Subject-Verb-Object/Complement

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Sb2908

New Member
Italiano
Hi everyone!
I need to know differences between patterns of English sentences.
I have these 2 sentences:
- His eyes are brown.
- She is worried.

I am pretty sure that both sentences are SVC.
But someone told me that the second one is SVO and I really can't understand the reason of this statement.
Could someone help me to solve my doubt?
Thank you so much!
 
  • Keith Bradford

    Senior Member
    English (Midlands UK)
    You really shouldn't use these abbreviations - most English people will have no idea what you're talking about. I suppose you mean Subject-Verb-Object/Complement?

    Whether you call the end of a sentence using the verb to be its object or its complement is entirely up to you. These terms are only there to justify such theoretical constructions as "It is I"", beloved of elderly theoretical grammarians and totally unknown to 99% of native speakers. Why make life so complicated?

    Call them both "object" - I do (on the rare occasions that I ever bother to think about them - about once every 17 years).
     

    velisarius

    Senior Member
    British English (Sussex)
    Linking verbs (like be) don't have objects. I have no idea why anyone would want to call "worried" an object.
     

    natkretep

    Moderato con anima (English Only)
    English (Singapore/UK), basic Chinese
    Yes, worried is an adjective. That's clearly a complement to me. Objects need to be nouns or to function as nouns.
     

    Keith Bradford

    Senior Member
    English (Midlands UK)
    I'll willingly agree with Velisarius and Natkretep, if either of them can explain what iota of grammatical difference there is in God's vast universe between the concepts object and complement. The verb to be takes a complement, not an object, we're told. So:
    I see that man = object
    I am that man = complement.​
    But what's the difference?

    "Objects need to be nouns or to function as nouns" says Nat. BUT WHY?
     

    natkretep

    Moderato con anima (English Only)
    English (Singapore/UK), basic Chinese
    If you are going to use the term object, it makes sense to use it the way most people understand it. Otherwise, it will confuse people.

    The traditional definition of an object is something that is acted upon or affected by the action in some way or is the patient. (I know this definition is not perfect.) This means that it has to be a noun or be noun-like.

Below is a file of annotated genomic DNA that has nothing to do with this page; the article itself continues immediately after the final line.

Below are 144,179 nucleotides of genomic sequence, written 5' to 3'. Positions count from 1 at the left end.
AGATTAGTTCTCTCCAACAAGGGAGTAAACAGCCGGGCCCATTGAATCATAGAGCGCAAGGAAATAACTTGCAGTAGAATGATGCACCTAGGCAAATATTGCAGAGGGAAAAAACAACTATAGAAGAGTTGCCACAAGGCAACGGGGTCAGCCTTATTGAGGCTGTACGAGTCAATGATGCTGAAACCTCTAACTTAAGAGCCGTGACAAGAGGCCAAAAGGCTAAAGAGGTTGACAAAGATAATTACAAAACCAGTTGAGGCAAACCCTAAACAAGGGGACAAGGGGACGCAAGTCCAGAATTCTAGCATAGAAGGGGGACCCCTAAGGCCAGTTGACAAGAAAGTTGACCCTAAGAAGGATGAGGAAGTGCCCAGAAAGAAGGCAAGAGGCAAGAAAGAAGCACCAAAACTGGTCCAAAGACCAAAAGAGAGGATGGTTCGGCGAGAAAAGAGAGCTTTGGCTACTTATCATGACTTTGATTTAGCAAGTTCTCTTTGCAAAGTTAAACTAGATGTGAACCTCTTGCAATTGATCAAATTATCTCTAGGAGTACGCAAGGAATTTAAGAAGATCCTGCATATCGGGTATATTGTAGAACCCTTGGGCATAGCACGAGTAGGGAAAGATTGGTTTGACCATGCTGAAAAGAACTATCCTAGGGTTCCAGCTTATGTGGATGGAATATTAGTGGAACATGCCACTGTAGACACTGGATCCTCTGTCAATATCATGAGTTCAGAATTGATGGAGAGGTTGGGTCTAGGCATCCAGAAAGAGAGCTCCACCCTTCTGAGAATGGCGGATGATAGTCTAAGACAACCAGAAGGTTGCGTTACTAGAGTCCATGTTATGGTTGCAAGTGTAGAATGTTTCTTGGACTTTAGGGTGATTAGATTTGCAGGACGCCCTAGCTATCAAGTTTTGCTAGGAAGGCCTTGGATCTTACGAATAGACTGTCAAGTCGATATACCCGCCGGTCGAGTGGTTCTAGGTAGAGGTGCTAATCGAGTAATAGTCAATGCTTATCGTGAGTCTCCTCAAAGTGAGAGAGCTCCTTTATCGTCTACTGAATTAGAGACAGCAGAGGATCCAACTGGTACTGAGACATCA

When the bit after the verb refers to the subject, it would be strange to refer to it as the object if we accept this definition.

    I see that man. ('The man' is the patient.)
    I became that man. (I = that man.)
    I am happy. ('Happy' is an adjective. 'Happy' describes 'I'.)
     

    Keith Bradford

    Senior Member
    English (Midlands UK)
    That's a nice, theoretical explanation, but it has three flaws:
    1. It makes sense to use it the way most people understand it. Most people? I can't be the only child to have learnt at the age of 10 that these are all objects, and not to have heard the word 'complement' until I was an adult.
    2. The traditional definition of an object is something that is acted upon or affected by the action. Good physics, but not the grammar definition I learnt. And in the sentence I see that man, how is the man acted upon or affected by my eyesight?
    3. What difference does it make? In Latin, there's a difference in case-ending between to-be-sentences and other kinds of verb-sentences. But not in modern English.
    I get the feeling that this grammar rule is, like the possessive-gerund and the no-preposition-at-the-end-of-a-sentence rule, a useless leftover from the 19th century.
     

    Wilma_Sweden

    Senior Member
    Swedish (Scania)
    I'll willingly agree with Velisarius and Natkretep, if either of them can explain what iota of grammatical difference there is in God's vast universe between the concepts object and complement. The verb to be takes a complement, not an object, we're told. So:
    I see that man = object
    I am that man = complement.​
    But what's the difference?

    "Objects need to be nouns or to function as nouns" says Nat. BUT WHY?
    Keith: Language learners usually have to classify parts of a sentence in order to understand and correctly apply patterns that native speakers know instinctively.
    In "I see that man", you know instinctively that you can replace "that man" with "him", while the learner will think "male object -> lookup personal pronouns, object form". You are doing something to somebody.
    In "I am that man", the verb "am" is a linking verb. The learner will find out that linking verbs have complements, not objects: you're not doing something to somebody, you simply are something or someone. You might protest that "I am that man" could be replaced with "I am him" which is an object form, but it doesn't always work, and certainly might be completely wrong in another context or a different language!